Actually, Raw Chicken Likely Can Lead to Paralysis in Dogs.

I recently reported on a study out of Australia that found an association between feeding raw chicken, infection with the bacterium Campylobacter, and a serious neurologic disease call Acute Polyradiculoneuritis (APN). Not surprisingly, advocates of raw diets are desperate to find ways to dismiss this study so they can continue to claim raw diets are as safe, or safer than commercial cooked pet foods. Cognitive dissonance, the discomfort that one feels when confronted with evidence that one’s beliefs about something may be wrong, is a powerful force, and it can lead even smart, educated people to engage in extreme mental gymnastics to dismiss such evidence and preserve cherished beliefs.

Many of the criticisms of the Australian study are simplistic and obviously wrong or irrelevant. It is sometimes dismissed as ”just one study.” This would be a fair criticism if it were true and if there were substantial evidence of benefits to feeding raw that balanced the potential risks, but unfortunately neither of these is the case. There is abundant and robust evidence that raw meat poses a greater risk for infectious disease and parasites than cooked meat, both in terms of studies of contamination of raw pet foods (1,2,3,4,5,6) and the overwhelming evidence in humans that handling and eating raw meat increases these risks and cooking reduces them. It is simply a fact that raw meat is more dangerous than cooked meat, and there is no good argument or evidence that this is not true for pets as it is for people.

A more complex attempt to dismiss the APN findings, and one which is getting some attention online, comes from a raw feeding advocate (and perhaps not surprisingly a marketer of raw foods and other alternative health products), Dr. Conor Brady.

Dr. Brady has a PhD in animal behavior and states that is research focus involved nutrition, so one would expect him to at least present a scientifically reasonable argument. Any study has limitations, and the Australian APN study is no exception, so a science-based critique would be a normal and welcome part of the scientific process.

Sadly, this is not what Dr. Brady offers. Instead, he lurches from scientifically sloppy arguments to cherry-picking of evidence to empty ad hominem attacks on the pet food industry. What he fails to do is provide any real reason to doubt the findings of the APN study.

What Does the Australian Study Actually Say?

Let’s start by looking at what the APN study actually says. The core of the argument made in the study is this:

  1. Up to 40% of Guillain-Barre Syndrome (GBS) cases in humans may be triggered by the bacterium Campylobacter.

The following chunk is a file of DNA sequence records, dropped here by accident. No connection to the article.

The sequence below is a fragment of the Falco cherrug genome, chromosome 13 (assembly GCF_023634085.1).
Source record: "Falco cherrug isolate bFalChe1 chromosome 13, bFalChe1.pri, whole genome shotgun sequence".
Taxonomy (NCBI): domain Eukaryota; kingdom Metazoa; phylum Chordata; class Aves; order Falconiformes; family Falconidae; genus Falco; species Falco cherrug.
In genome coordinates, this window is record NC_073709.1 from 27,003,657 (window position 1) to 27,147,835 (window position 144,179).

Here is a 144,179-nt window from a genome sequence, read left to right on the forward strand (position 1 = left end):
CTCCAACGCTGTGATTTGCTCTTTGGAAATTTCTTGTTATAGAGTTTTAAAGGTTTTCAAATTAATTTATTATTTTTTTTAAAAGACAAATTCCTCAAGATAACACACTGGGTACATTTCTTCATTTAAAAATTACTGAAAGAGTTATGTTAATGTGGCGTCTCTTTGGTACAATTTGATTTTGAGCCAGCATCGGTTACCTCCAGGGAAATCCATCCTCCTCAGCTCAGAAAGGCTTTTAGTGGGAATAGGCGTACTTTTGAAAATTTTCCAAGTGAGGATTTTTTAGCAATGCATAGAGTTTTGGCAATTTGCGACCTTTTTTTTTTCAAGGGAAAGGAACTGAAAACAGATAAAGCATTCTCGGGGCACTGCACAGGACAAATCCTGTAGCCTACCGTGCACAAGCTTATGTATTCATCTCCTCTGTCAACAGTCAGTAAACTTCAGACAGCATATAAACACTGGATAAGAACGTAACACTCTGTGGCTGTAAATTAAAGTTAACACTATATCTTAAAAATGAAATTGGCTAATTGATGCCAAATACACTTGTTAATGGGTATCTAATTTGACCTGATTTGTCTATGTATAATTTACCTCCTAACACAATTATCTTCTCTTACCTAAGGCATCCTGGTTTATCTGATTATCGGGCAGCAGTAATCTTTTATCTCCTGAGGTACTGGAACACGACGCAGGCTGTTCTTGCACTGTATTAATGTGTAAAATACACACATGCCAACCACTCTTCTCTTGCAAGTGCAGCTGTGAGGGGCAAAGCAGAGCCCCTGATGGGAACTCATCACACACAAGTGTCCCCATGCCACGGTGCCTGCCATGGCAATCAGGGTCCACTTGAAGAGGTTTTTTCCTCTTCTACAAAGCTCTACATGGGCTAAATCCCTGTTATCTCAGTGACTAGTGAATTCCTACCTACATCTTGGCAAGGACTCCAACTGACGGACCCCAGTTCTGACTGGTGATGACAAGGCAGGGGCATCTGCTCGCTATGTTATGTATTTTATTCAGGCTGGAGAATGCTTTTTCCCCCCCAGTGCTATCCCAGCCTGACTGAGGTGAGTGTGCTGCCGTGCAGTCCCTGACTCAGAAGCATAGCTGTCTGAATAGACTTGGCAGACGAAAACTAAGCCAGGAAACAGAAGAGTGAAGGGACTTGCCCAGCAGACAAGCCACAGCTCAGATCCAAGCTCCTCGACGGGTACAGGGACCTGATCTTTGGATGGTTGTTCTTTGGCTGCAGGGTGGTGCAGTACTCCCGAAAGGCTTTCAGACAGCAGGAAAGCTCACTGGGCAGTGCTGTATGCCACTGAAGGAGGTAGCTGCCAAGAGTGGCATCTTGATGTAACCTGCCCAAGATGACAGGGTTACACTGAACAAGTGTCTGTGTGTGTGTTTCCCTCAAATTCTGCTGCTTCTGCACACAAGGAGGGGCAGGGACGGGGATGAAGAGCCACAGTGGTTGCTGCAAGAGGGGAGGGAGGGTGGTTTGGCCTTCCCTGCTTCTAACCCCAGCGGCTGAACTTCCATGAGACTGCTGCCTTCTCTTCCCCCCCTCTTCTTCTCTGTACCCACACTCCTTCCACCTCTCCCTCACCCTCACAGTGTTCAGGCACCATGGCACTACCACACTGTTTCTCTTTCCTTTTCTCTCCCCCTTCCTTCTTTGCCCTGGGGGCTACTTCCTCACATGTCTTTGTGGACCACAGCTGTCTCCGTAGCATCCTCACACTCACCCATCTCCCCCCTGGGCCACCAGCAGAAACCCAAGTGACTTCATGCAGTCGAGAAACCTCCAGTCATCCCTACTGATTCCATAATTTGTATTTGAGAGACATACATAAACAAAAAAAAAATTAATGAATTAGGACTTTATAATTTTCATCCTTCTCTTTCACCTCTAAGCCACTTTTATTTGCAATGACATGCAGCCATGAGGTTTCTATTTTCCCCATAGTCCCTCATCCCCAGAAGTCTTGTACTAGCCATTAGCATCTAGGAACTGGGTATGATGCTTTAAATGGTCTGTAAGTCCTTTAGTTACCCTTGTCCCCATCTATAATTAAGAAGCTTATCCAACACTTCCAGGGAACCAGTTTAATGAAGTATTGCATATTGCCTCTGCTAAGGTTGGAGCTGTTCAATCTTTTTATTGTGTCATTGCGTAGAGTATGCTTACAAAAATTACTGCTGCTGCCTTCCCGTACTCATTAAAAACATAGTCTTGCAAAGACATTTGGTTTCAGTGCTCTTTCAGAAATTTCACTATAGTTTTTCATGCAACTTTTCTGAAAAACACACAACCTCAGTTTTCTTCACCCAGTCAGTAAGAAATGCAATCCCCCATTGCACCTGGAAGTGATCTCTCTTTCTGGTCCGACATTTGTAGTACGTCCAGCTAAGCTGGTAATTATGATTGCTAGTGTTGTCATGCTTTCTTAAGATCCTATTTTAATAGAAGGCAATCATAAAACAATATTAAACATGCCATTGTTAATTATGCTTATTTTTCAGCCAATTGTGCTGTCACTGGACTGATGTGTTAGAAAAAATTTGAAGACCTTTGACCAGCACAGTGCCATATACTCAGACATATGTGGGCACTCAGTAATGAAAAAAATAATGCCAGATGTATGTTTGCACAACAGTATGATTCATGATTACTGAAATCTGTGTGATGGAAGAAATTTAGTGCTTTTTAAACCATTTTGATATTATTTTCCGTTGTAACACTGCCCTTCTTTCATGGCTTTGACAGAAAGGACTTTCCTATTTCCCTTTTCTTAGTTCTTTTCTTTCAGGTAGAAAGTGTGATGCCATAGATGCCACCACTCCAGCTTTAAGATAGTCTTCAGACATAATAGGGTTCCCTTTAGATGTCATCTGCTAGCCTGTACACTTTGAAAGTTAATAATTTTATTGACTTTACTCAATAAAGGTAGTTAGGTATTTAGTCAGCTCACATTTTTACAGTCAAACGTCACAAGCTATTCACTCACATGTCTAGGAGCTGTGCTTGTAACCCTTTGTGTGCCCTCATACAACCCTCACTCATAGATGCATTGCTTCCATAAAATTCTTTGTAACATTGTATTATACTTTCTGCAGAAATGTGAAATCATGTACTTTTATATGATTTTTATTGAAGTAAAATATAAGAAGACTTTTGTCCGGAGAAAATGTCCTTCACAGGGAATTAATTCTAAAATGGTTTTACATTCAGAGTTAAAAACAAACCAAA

2. Most Campylobacter infections in humans come from eating or handling raw poultry.
  3. APN is believed to be a canine version of GBS, so the study sought to see whether there was an association between APN, Campylobacter, and eating raw chicken.
  4. APN did turn out to be associated with Campylobacter. 48% of dogs with APN had this bacterium while only 23% of healthy digs did. When looking at recent Campylobacter infections, which would be the most likely to serve as a trigger for autoimmune diseases like APN, three times as many APN dogs had it compared with control dogs.
  5. APN was also associated with feeding raw chicken. 96% of APN dogs were fed raw chicken while only 26% of control dogs were. Only 1 APN case was not fed raw chicken, and this dog had daily contact with live poultry.

Give these clear associations, it is likely that Campylobacter acquired from raw chicken is a trigger for some APN cases, as it is a trigger for GBS in humans. There are likely other triggers as well, but in this population of dogs feeding raw chicken seems a clear risk factor which would be easily eliminated. If there were clear and proven benefits to feeding raw chicken that outweighed this risk, it might still make sense to do so, but no such benefits have ever been demonstrated.

Dr. Brady’s Attempted Rebuttal

So now let’s turn to Dr. Brady’s comments on this study. He begins reasonably enough by acknowledging that Campylobacter is a serious infectious organism and that raw chicken is a common source for it:

Raw chicken is certainly a source of Campylobacter and a lot of raw dog foods are based on raw chicken. What’s more, Campylobacter is well known to put you on your ass, or at least pooing a lot out of it. It is the most common bacterial cause of enteric disease worldwide, with two million American cases reported annually.

From there, though, he goes through a series of objections which range from reasonable but misleading to completely ridiculous. Let’s take each in turn.

  1. Do most dogs have Campylobacter in their intestines regardless of what they are fed?

The prevalence of Campylobcater in healthy dogs varies. Some studies show rates from 25-58%, as Dr. Brady claims, but others show much lower rates (such as this study in Poland with infection rates < 5%). Dr. Brady is being misleading, however, in suggesting that the rate in the Australian APN study was irrelevant because it was “normal” or the same as in normal dogs in Australia. The only other study looking and Campy in Australian used mostly stray dogs, which obviously have different diets and health status from owned pet dogs.

Certainly, not all dogs with Campylobacter will get sick, and not all varieties of Campylobacter are pathogenic. However, that has little to do with the results of the APN study. The dogs with APN still had Campy at a much higher rate than the dogs without APN, and this difference doesn’t magically go away just because other dogs in other places have had Campylobaxcter without having APN. As Dr. Brady acknowledges, Campylobacter is a potentially serious infection often acquired by exposure to raw chicken, and this remains true even if some strains are worse than others and not all dogs exposed to it get sick.